Target: over 60GW by 2020 Indias Economy With 1.50 trillion in current $, it is twelfth in the world Third largest world economy in terms if PPP Starting 2005 India allows 100% foreign investments for most industry fields FDI inflows into India reached a record US$ 19.5 billion in fiscal year 2006/07 (April-March) double that of USA Demographics of India Population 1.07 billion (second in the world) Labour force by occupation agriculture: 60%, industry: 12%, services: 28% (2003) Unemployment 7.8% (2006 est.) India still has the worlds largest number of poor people in a single country. Of its nearly 1 billion inhabitants, an estimated 350-400 million are below the poverty line, 75 per cent of the poor in the rural areas. Main industries textiles, chemicals, food processing, steel, transportation equipment, cement, mining, petroleum, machinery, software, services Power Consumption and CO2 Per Capita CO2 Emission per capita (t)

1.0 0.8 0.6 0.4 0.2 0.0 1990 1991 1992 1993 1994 1995 1996 1997 1998 1999 2000 2001 Year Current Energy Mix (mtoe) Prospect to Grow Current Potential Coal (Mtoe) 148 38114 Natural Gas (BCM) Oil (MMT) Nuclear (GW) Hydro (GW) Bio-mass (Mtoe/year) Bio-fuels (Mtoe/year) Solar (Mtoe/year) Wind (MW) 32 34 9 31

140 <1 / <1 922 740 208 150 620 30 1200 10 Various Ministries Future Goals Indias 2030 energy projections remain bellow worlds 2004 average Five Year Plan 78,577 MW capacity addition (123,668 MW as of 2005-06) during the 11th Plan of 14,000 MW through renewables and another 12,000 MW from captive route. 2030 Massive Investment Requirements: To deliver sustained GDP growth of 8.0% till 2031-322, the requirements are: - Growth in primary energy supply by 3-4 times over current consumption - Electricity Installed Capacity should increase by 6-7 times - Annual coal requirement: Nearly 3 times over current demand TERI, 2006 Environmental Concerns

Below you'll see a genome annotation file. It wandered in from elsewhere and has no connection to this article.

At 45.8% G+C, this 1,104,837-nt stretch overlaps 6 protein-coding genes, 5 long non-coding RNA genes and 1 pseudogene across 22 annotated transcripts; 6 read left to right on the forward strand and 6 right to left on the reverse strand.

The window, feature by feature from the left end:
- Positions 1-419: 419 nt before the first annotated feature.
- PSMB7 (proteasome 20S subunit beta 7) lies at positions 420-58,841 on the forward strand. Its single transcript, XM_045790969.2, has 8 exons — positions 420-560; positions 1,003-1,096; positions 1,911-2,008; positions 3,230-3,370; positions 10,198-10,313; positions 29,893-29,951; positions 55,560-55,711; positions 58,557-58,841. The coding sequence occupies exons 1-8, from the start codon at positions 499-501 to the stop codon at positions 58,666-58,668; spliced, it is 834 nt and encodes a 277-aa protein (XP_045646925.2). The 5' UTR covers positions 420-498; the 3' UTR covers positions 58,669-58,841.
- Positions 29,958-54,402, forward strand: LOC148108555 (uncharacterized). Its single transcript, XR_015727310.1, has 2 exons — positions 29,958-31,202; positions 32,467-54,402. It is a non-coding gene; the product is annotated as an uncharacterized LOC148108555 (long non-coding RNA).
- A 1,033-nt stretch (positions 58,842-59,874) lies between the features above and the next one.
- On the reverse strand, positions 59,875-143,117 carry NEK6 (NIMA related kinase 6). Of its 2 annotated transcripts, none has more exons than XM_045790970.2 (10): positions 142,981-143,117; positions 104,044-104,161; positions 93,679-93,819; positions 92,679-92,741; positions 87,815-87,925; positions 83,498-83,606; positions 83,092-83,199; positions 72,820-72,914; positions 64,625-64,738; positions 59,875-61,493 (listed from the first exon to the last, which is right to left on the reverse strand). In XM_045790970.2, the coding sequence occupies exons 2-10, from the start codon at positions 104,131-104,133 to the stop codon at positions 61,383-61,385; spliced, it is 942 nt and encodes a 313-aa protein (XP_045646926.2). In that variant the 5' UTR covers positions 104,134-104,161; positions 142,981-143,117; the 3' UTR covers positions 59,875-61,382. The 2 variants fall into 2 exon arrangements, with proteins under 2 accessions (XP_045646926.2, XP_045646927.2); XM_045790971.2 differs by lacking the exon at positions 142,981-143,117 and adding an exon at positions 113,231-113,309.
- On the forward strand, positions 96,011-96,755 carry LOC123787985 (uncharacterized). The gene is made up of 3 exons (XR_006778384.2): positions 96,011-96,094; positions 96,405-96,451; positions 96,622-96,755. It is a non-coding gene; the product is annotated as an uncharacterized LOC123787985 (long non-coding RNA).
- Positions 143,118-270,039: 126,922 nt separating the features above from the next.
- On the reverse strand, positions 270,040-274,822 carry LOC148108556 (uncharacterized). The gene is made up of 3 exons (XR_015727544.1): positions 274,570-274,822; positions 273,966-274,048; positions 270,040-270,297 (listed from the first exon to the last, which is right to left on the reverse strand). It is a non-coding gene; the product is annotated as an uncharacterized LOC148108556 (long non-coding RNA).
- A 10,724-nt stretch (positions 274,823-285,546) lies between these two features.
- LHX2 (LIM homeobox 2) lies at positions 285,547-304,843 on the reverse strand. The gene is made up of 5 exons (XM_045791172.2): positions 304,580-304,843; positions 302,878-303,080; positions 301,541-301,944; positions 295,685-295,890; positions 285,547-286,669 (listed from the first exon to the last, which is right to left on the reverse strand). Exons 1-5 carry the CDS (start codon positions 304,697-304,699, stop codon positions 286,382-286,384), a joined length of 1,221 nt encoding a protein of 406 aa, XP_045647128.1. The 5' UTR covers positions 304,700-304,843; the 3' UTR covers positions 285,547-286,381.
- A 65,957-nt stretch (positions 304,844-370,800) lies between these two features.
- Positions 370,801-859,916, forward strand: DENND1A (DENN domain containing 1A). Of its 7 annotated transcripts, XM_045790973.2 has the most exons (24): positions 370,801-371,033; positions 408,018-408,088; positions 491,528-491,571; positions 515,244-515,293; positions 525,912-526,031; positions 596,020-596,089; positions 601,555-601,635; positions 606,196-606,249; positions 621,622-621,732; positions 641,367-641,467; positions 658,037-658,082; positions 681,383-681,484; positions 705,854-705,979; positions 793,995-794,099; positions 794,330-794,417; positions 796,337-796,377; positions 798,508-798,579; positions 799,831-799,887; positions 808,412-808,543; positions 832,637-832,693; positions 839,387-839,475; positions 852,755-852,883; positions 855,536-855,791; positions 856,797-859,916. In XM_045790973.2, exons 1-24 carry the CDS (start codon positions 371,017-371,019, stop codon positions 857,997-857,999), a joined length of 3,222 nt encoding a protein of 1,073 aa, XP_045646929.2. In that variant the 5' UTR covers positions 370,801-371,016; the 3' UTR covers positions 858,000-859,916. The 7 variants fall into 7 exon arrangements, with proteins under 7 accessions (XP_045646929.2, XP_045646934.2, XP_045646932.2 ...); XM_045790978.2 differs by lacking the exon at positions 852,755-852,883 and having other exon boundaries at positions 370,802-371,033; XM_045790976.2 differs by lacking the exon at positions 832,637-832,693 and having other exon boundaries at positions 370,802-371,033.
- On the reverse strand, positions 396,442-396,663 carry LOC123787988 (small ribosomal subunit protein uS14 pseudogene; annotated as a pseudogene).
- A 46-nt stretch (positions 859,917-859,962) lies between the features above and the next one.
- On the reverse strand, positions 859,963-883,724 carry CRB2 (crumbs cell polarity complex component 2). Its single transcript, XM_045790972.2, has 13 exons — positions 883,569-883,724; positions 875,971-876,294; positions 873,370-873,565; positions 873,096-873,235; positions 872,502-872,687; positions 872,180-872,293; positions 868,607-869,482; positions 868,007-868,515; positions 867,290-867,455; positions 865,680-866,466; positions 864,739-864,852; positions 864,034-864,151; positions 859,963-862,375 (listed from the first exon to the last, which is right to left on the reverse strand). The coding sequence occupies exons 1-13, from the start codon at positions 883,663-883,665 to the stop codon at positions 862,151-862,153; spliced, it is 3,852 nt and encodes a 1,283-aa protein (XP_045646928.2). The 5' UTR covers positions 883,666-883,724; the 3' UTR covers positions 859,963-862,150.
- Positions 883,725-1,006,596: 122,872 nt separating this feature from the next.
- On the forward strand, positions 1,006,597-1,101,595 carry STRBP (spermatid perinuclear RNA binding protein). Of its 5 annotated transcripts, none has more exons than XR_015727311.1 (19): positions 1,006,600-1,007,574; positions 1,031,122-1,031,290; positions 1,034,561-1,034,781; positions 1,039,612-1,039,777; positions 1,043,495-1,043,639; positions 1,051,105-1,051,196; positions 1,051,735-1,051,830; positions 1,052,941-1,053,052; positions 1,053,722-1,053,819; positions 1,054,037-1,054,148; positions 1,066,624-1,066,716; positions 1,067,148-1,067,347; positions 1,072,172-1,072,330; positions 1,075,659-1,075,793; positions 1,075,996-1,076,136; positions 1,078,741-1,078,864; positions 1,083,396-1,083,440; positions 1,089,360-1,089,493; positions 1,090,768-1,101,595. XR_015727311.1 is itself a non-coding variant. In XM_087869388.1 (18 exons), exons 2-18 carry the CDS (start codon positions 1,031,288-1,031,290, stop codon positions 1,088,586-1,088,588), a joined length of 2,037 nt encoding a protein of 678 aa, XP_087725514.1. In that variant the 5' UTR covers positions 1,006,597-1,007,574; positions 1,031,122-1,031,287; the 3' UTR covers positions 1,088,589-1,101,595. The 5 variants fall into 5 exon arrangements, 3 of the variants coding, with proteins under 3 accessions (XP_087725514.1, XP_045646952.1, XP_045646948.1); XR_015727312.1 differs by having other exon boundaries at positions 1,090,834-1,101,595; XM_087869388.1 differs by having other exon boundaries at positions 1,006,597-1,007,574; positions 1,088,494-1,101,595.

A one-meter rise in sea level could displace millions of people in India, a country with a coast line of several thousand miles. The ocean sequestration capacity is leveling off Deforestation is another serious problem (large percent of energy comes form biomass) According to research carried out at Oxford University, the total number of flood zone refugees in India alone could reach anywhere between 20 and 60 million. Sea level rises could also prompt an influx of millions of refugees from Bangladesh. The Gangotri glacier, the source of the River Ganges, is retreating at a speed of about 30 meters a year, with warming temperatures likely to increase the rate of melting. Kyoto will not be reinforced Energy Policy Advances: Energy for All by 2012 The power sector is 60 % centralized and peak shortages that were common in 90 reduced Numerous ministries, university institutes and to deal with R&D, modeling, energy distribution and policy issues Admission of private and foreign investment to energy, mining and related sectors (except for nuclear) Concerns: Policy application in practice Corrected for PP, Indians pay one of the highest energy prices in the world Power sector loses ~ $6 billion per annum Not everyone pays the electricity they use (30%-40% network losses) High pollution fuels adversely affect primarily the poor Integrated Energy Policy for India (August 2007) Eleven scenarios based on source availabilities and technological development but not incentives CO2 Emissions By Different Scenarios What is a Carbon Tax? A carbon tax is a tax on emissions of carbon dioxide